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Hearing Impaired Musician

Question:

I am a musician, born that way, now in my late 50’s. Somewhere back in the early 90’s, I suffered a late onset inherited hearing loss. Over about a year’s span, I went from normal to severe loss hearing. performing and recording became harder, and work became scarcer, and I fell on hard times. I bought a set of hearing aids, but they were useless- bad sound and they hurt what hearing I had. Counselors told me that I should give up music and learn ASL, that I would never be able to be a musician again. I got into a cycle of drugs and lost my wife. Meanwhile, a much better type of hearing aid came out,and i was able to play again. And now, with the new aids, I had more opportunities for a day job, so I went into computers. I rebuilt my music skills and started finding work as a musician while also learning computer graphics on my own. But after five years of trying, with a failed company and a lot of dead end leads, I am at bottom. It seemed that everything I did fell apart, as much as I tried. My hearing loss worsened, to add to it. My jazz skills are better than ever, but work is difficult to find and competition from younger players is fierce. And my efforts to find work in computer graphics is about the same. I have always been a self starter, willing to help others at my own expense, disciplined, a bit of a loner, but I have no confidence any more- I guess losing my hearing was the first hard kick, then the loss of two marriages. And I am out of money and prospects. Efforts to seek local help have produced laughable results: one therapist had not one clue about the stresses that late onset HOH people have to deal with- she thought that hearing aids restored normal hearing. She advised I should give up music, but to me, that’s like quitting breathing. A state hearing loss counselor was totally geared towards the deaf, and was a bit disdainful of me, since I had some hearing left. And when the last “counselor” wanted to pray, that was the end of that attempt. And the local self help for hearing group was more concerned with fund raising that help. I know I am depressed, probably inches now from dangerous depression, and have been for years. I have tried to shake it but with my situation, it won’t go away long enough for me to get traction. I hate socializing, for I miss conversation, and I am just tired of “What” being the major part of my vocabulary. I just don’t even bother to ask when I don’t hear something. When I perform, I keep social contact to a minimum and just focus on playing. I need new, more powerful aids, but I can’t afford health insurance, much less expensive hearing aids. Like they say, if I had a break, maybe it wouldn’t be as bad, but now, I just sit alone without wearing my aids, for I don’t think I could endure another failed relationship or enterprise, and group encounters are stressful. I feel like I am just waiting for the boat to go under. My only solace is my music and I am pretty good at what I do. So, after all of this verbiage, how can I get out of this spiral before it is too late?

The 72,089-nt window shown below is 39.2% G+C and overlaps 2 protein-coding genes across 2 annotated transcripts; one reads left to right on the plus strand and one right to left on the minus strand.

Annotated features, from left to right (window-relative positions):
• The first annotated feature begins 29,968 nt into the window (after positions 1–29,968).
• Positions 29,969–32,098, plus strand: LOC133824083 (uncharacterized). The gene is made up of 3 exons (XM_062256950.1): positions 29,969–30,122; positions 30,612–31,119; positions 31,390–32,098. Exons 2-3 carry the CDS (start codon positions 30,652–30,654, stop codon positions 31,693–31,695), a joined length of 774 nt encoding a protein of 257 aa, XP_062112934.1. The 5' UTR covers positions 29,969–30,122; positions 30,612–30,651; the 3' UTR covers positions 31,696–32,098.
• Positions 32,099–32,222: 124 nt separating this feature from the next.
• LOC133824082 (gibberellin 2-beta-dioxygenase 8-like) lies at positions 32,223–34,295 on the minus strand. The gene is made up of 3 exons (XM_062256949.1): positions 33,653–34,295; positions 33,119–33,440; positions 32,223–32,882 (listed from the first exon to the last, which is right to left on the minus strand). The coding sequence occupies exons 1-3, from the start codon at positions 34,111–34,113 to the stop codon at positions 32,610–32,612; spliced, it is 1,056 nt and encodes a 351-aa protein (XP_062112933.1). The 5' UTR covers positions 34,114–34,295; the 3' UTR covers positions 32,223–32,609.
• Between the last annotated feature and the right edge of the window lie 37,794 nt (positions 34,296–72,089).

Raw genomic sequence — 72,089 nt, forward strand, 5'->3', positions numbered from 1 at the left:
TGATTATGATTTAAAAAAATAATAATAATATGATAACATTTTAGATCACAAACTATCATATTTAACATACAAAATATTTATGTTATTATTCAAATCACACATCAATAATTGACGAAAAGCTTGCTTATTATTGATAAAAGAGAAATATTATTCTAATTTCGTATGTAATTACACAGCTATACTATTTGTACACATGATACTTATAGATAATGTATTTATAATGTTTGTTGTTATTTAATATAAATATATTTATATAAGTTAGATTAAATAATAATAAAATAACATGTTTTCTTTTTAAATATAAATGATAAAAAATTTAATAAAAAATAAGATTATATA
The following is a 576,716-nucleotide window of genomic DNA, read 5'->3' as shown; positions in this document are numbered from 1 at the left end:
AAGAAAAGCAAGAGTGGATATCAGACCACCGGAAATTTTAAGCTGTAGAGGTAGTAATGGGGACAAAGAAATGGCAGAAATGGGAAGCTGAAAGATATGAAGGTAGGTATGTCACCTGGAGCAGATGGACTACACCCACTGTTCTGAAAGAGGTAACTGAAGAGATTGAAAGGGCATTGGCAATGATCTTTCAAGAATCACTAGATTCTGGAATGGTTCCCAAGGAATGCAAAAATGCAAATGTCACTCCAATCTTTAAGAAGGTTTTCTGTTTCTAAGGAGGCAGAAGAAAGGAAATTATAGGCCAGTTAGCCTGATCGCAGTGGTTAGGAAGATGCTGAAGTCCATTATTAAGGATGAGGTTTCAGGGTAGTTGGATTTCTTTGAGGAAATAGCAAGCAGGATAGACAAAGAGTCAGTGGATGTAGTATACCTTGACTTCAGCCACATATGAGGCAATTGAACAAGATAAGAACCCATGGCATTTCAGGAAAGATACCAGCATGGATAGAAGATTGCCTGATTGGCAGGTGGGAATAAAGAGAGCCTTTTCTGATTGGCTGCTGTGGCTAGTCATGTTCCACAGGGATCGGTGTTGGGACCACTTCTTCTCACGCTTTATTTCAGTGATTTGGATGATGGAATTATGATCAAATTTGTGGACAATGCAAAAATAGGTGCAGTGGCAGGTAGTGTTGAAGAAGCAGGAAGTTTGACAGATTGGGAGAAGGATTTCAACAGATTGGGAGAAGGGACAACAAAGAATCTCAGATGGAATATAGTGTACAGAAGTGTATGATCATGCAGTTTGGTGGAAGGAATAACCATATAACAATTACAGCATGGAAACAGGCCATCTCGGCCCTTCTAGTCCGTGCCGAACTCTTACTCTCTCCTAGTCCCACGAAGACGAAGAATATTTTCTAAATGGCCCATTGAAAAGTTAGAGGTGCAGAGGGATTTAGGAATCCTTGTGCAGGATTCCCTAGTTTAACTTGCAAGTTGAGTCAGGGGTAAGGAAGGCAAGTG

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Answer:

Your life has been stressful over the last 15 years, no question about it. Your specific disability is particularly difficult for you to cope with given your identity as a musician, and you’ve had your share and more of failed intimate relationships, and businesses. I also hear you when you say that your ‘halfway-disabled’ status makes you an odd duck for counselors to deal with. The majority of disability aide institutions are set up for helping people who are completely disabled, and I think there are fewer resources for someone such as yourself, and fewer people who have heard of your condition or really understand it. I think it is easy to understand how you’ve become depressed under the circumstances.

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p> Recognizing the vast amount of things in the world that are completely out of your ability to control (including such as whether disability occurs, whether a relationship lives or dies, and how the economy does), one of the few things you do have a shot at controlling is your own reaction. It may be that your depression is stronger than you are in the long run, but that remains to be seen.

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p> People’s reaction to stress is controlled in large part by how they compare themselves to expectations. I imagine that you have expected life to be easier than it has been and that you are quite disappointed with how things have come out. I also imagine that you feel frustrated and perhaps blame yourself (or something) for your misfortune. Maybe you are even envious of the success of others. All these sorts of things tend to drive us towards depression. In fact, any time you compare yourself to a fantasy of how things ought to be, you tend to end up seeing your present circumstance in a negative light and get a little depressed. It is only when you realize that your expectations about life were never more than simply fantasies, wishes and hopes that you have a chance of becoming free of them, and it is only when you are not expecting your expectations to be true that you can stop comparing your experience against them and just let things be without judgment.